Sometimes we need a little magic in our lives, whether we create it ourselves or look to others to create it for us. Let these magic-makers offer you inspiration, wonder, and escape.
Practical Magic by Alice Hoffman is a classic of the genre. It introduces us to sisters Gigllian and Sally Owens and their efforts to endure the Owen family curse. The sequel, The Rules of Magic is about the Aunts in the 1950s & 60s. Also look for Hoffman’s forthcoming book, Magic Lessons (out in October) to learn the origin of the Owen family curse. Continue reading “Magical Thinking”
Posted by Eric G.
There is no shortage of romance books featuring witches, supernatural creatures and magical goings-on. One of the most prominent tales of the past few years is A Discovery of Witches by Deborah Harkness. For fans of this book, the third and final chapter, The Book of Life, is due in July! I’ve conjured a few more titles that are worth checking out in the meantime.
Continue reading “Romantic Wednesdays: Spell Books”
The Hangman’s Daughter Series
I picked up The Hangman’s Daughter by Oliver Pötzsch because I liked the cover art and the font used for the title. Yes, sometimes, I judge books by their covers but this time it worked out really well for me. Although the book is great, with an imaginative plot, intriguing characters and history oozing out of the whole story, what really caught my attention was how Pötzsch came up with the characters. In fact, he didn’t come up with them at all. They are actually his ancestors. Continue reading “Slightly Gruesome Historical Fiction”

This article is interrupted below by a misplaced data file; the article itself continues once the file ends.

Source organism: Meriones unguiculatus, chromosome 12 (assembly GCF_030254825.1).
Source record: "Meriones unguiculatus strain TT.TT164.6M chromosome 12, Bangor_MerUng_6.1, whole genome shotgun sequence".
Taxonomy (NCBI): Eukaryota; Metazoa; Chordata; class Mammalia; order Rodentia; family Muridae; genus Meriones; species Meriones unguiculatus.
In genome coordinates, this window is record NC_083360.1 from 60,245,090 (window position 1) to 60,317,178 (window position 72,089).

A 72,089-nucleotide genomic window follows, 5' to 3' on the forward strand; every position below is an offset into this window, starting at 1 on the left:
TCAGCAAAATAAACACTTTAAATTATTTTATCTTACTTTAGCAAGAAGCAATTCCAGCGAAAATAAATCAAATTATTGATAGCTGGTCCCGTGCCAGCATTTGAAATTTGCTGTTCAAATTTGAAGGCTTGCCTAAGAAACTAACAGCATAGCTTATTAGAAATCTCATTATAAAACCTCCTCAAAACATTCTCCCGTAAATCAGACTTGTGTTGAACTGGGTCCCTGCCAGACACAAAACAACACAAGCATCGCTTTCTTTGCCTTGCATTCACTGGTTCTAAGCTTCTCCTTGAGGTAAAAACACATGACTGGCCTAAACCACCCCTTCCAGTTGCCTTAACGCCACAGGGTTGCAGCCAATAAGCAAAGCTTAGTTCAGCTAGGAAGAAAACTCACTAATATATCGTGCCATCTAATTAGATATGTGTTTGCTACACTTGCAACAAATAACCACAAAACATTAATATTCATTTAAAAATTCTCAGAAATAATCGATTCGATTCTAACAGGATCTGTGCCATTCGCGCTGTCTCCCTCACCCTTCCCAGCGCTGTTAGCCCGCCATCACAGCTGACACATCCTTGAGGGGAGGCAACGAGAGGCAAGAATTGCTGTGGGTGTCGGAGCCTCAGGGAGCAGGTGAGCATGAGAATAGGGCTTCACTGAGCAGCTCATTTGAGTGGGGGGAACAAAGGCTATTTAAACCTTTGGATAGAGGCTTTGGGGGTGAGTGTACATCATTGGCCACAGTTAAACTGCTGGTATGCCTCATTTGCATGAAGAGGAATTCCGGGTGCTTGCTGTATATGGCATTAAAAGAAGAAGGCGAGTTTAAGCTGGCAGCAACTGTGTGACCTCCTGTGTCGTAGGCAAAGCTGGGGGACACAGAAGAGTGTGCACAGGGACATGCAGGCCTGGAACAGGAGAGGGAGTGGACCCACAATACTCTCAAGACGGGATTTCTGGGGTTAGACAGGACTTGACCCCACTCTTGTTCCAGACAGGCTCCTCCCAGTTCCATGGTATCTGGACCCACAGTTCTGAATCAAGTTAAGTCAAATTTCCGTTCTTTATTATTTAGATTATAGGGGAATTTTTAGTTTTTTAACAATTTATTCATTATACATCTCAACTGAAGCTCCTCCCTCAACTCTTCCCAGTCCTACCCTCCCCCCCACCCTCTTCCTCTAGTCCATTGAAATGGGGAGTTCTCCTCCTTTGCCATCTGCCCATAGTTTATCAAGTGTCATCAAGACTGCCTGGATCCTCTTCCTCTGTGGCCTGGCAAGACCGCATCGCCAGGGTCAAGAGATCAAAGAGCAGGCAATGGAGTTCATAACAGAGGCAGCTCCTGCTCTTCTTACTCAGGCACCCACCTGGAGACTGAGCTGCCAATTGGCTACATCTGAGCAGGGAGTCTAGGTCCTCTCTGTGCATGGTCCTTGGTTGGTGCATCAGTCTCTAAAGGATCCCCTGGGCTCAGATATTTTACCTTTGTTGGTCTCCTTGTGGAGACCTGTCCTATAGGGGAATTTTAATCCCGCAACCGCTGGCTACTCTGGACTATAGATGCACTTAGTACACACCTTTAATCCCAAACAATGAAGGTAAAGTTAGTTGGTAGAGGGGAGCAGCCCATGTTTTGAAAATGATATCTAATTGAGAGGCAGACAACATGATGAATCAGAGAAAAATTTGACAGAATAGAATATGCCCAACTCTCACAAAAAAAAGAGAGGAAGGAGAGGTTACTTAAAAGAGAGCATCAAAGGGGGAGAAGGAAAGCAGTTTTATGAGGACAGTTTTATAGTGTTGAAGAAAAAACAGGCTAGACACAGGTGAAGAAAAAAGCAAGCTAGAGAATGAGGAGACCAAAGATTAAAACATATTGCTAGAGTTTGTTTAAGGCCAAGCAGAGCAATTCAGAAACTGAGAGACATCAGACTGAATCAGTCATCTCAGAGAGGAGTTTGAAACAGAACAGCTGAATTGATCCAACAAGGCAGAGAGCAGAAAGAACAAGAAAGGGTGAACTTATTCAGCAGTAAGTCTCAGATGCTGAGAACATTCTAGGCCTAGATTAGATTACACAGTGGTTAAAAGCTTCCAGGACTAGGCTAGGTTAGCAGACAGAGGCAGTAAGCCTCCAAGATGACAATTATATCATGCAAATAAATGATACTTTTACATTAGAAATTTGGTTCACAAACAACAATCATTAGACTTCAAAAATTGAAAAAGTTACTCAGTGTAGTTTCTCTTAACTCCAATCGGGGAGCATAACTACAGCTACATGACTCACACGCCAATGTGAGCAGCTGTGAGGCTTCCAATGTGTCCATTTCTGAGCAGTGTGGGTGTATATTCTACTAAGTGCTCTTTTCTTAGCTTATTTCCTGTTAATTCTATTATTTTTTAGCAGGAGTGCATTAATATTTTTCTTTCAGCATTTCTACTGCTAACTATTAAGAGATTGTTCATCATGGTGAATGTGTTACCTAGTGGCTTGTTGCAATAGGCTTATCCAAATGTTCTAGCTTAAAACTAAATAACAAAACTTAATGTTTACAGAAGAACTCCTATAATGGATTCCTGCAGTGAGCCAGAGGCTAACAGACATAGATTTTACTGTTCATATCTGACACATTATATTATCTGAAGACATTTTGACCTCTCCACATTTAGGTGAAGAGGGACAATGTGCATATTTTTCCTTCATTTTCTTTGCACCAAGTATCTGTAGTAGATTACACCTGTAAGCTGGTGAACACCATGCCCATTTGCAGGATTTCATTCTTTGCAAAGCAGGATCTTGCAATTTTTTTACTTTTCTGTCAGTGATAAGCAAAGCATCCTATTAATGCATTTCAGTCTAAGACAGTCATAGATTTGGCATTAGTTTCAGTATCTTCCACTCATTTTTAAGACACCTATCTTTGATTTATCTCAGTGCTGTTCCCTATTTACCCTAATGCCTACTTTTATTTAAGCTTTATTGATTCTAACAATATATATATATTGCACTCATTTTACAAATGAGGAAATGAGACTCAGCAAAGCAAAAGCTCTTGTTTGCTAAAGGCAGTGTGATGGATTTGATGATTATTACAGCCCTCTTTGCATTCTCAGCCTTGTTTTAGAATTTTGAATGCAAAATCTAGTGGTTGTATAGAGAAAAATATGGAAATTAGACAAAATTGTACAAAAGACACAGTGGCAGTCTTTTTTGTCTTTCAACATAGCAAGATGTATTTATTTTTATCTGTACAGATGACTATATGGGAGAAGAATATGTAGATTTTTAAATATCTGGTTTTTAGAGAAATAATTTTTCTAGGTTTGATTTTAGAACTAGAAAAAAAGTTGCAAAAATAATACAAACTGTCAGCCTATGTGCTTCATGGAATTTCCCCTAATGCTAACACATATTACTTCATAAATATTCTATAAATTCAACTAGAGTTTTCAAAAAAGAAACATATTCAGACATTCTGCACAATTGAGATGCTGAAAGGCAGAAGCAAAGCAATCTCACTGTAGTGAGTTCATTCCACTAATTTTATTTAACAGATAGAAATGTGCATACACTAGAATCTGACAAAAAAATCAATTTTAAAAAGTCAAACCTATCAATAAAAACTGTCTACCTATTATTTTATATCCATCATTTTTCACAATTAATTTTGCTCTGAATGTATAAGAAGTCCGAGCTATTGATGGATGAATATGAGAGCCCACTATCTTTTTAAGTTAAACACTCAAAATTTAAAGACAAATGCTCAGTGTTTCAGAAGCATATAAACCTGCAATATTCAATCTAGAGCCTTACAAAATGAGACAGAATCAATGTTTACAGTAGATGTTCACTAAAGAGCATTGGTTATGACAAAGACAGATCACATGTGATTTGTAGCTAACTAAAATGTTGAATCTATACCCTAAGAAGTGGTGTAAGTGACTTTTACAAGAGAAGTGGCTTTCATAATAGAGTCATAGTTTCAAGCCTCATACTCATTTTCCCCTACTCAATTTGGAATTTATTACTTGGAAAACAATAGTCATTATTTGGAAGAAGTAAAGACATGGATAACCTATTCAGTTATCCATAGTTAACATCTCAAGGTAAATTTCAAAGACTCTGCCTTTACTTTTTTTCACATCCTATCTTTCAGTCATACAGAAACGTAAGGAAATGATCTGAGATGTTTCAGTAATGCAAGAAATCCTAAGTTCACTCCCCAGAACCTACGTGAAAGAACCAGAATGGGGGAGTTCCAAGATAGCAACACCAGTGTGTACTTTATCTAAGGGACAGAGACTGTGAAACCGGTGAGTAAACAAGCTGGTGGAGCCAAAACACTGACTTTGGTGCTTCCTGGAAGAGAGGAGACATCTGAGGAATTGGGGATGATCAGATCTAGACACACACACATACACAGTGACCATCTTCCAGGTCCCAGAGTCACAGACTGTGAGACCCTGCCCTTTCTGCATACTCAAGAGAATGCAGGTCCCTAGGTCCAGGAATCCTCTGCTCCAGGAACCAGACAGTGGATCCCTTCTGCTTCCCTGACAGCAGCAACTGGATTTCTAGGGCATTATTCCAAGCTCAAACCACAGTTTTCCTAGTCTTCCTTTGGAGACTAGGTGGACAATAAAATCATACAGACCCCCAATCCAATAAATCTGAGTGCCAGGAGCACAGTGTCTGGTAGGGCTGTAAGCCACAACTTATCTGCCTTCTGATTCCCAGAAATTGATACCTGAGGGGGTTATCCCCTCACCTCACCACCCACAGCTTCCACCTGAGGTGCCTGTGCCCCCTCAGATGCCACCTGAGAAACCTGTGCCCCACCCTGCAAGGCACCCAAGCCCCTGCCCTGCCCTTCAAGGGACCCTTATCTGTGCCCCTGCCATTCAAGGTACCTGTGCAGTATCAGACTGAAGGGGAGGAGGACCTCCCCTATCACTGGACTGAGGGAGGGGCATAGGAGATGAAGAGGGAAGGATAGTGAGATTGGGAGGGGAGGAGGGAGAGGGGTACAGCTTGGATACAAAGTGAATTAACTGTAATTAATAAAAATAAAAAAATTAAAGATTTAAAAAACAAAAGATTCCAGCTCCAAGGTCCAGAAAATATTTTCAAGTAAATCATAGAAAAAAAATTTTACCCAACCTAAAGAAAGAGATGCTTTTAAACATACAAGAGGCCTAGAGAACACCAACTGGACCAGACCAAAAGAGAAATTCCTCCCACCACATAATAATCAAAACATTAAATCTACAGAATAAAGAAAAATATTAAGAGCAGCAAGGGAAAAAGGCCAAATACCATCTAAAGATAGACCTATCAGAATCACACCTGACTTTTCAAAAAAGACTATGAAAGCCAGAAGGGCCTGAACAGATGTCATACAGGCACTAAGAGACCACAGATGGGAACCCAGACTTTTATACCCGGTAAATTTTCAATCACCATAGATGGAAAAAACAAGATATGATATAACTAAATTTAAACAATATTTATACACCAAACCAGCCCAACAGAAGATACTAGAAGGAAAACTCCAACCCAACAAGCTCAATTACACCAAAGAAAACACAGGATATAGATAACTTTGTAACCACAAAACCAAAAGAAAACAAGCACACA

As a girl growing up in Massachusetts, I was obsessed for awhile with reading anything and everything about the Salem Witch Trials. Though my reading interests have broadened since then, I am still fascinated by the maelstrom of social, political and psychological events that led to witchcraft accusations and mass hysteria. Recently I have been staying up way too late reading a new novel called Heretic’s Daughter by Kathleen Kent. I just can’t seem to pull myself away from the feverish world of early 17th century Salem. Narrated by Sarah Carrier, daughter of the accused witch Martha Carrier, this book provides a window into an intriguing time period. Though mother and daughter were often at odds with each other, they are pulled closer together by the terrible ordeal of accusations and imprisonment. Sarah and Martha Carrier were real historical figures, and the author Kathleen Kent is one of their descendents.
Another mesmerizing novel about the Salem Witch Trials is I, Tituba, Black Witch of Salem by Maryse Conde. This gripping tale is narrated by the West Indies slave who was at the center of the witchcraft hysteria. Although the historical record is pretty thin regarding Tituba’s life, Conde fleshes out her childhood in Barbados, her years as a slave in Salem, and her old age. In this telling, Tituba is endowed with a strong wit and she provides a searing criticism of the racism and sexism practiced by the “good citizens” of Salem.